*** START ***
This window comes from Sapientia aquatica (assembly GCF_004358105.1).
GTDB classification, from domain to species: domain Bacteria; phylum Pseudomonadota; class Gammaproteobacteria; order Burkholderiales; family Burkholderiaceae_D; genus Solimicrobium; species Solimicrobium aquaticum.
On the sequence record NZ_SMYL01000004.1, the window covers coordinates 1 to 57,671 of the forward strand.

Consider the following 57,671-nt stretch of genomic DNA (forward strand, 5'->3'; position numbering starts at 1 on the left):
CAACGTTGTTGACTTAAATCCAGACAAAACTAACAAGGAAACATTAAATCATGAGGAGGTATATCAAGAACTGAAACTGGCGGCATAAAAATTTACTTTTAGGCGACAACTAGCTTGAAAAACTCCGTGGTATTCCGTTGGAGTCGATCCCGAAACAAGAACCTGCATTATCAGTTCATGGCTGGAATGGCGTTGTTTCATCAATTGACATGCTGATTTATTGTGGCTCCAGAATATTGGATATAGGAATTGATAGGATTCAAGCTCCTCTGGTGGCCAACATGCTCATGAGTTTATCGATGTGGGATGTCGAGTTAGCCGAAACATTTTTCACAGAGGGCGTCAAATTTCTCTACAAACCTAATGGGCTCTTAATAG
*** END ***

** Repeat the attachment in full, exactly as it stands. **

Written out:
This window comes from Sapientia aquatica (assembly GCF_004358105.1).
GTDB classification, from domain to species: domain Bacteria; phylum Pseudomonadota; class Gammaproteobacteria; order Burkholderiales; family Burkholderiaceae_D; genus Solimicrobium; species Solimicrobium aquaticum.
On the sequence record NZ_SMYL01000004.1, the window covers coordinates 1 to 57,671 of the forward strand.

Consider the following 57,671-nt stretch of genomic DNA (forward strand, 5'->3'; position numbering starts at 1 on the left):
CAACGTTGTTGACTTAAATCCAGACAAAACTAACAAGGAAACATTAAATCATGAGGAGGTATATCAAGAACTGAAACTGGCGGCATAAAAATTTACTTTTAGGCGACAACTAGCTTGAAAAACTCCGTGGTATTCCGTTGGAGTCGATCCCGAAACAAGAACCTGCATTATCAGTTCATGGCTGGAATGGCGTTGTTTCATCAATTGACATGCTGATTTATTGTGGCTCCAGAATATTGGATATAGGAATTGATAGGATTCAAGCTCCTCTGGTGGCCAACATGCTCATGAGTTTATCGATGTGGGATGTCGAGTTAGCCGAAACATTTTTCACAGAGGGCGTCAAATTTCTCTACAAACCTAATGGGCTCTTAATAG